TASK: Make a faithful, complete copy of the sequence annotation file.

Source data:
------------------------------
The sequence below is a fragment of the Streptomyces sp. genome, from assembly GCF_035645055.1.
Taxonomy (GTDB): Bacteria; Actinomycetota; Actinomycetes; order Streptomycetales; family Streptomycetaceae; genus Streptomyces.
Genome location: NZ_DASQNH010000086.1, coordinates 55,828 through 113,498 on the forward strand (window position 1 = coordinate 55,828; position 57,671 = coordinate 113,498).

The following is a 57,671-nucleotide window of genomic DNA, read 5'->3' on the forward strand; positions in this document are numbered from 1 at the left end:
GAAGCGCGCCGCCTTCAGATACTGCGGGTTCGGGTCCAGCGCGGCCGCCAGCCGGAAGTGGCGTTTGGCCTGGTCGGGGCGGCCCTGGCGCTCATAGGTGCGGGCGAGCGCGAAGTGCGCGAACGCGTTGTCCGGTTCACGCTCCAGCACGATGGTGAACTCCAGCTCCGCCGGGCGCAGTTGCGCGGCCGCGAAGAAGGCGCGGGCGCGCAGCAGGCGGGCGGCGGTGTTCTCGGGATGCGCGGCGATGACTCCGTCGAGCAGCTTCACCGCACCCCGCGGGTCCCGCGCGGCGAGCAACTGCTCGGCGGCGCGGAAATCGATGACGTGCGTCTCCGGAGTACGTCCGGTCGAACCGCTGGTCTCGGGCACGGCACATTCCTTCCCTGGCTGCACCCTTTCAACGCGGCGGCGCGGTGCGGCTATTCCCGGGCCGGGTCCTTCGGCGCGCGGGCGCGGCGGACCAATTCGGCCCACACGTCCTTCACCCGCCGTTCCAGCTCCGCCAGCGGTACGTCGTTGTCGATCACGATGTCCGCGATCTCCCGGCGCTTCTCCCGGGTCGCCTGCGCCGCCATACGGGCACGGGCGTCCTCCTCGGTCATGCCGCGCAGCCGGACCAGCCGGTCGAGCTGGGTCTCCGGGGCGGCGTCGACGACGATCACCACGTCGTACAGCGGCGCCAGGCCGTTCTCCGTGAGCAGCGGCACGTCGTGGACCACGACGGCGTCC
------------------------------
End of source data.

The sequence below is a fragment of the Streptomyces sp. genome, from assembly GCF_035645055.1.
Taxonomy (GTDB): Bacteria; Actinomycetota; Actinomycetes; order Streptomycetales; family Streptomycetaceae; genus Streptomyces.
Genome location: NZ_DASQNH010000086.1, coordinates 55,828 through 113,498 on the forward strand (window position 1 = coordinate 55,828; position 57,671 = coordinate 113,498).

The following is a 57,671-nucleotide window of genomic DNA, read 5'->3' on the forward strand; positions in this document are numbered from 1 at the left end:
GAAGCGCGCCGCCTTCAGATACTGCGGGTTCGGGTCCAGCGCGGCCGCCAGCCGGAAGTGGCGTTTGGCCTGGTCGGGGCGGCCCTGGCGCTCATAGGTGCGGGCGAGCGCGAAGTGCGCGAACGCGTTGTCCGGTTCACGCTCCAGCACGATGGTGAACTCCAGCTCCGCCGGGCGCAGTTGCGCGGCCGCGAAGAAGGCGCGGGCGCGCAGCAGGCGGGCGGCGGTGTTCTCGGGATGCGCGGCGATGACTCCGTCGAGCAGCTTCACCGCACCCCGCGGGTCCCGCGCGGCGAGCAACTGCTCGGCGGCGCGGAAATCGATGACGTGCGTCTCCGGAGTACGTCCGGTCGAACCGCTGGTCTCGGGCACGGCACATTCCTTCCCTGGCTGCACCCTTTCAACGCGGCGGCGCGGTGCGGCTATTCCCGGGCCGGGTCCTTCGGCGCGCGGGCGCGGCGGACCAATTCGGCCCACACGTCCTTCACCCGCCGTTCCAGCTCCGCCAGCGGTACGTCGTTGTCGATCACGATGTCCGCGATCTCCCGGCGCTTCTCCCGGGTCGCCTGCGCCGCCATACGGGCACGGGCGTCCTCCTCGGTCATGCCGCGCAGCCGGACCAGCCGGTCGAGCTGGGTCTCCGGGGCGGCGTCGACGACGATCACCACGTCGTACAGCGGCGCCAGGCCGTTCTCCGTGAGCAGCGGCACGTCGTGGACCACGACGGCGTCC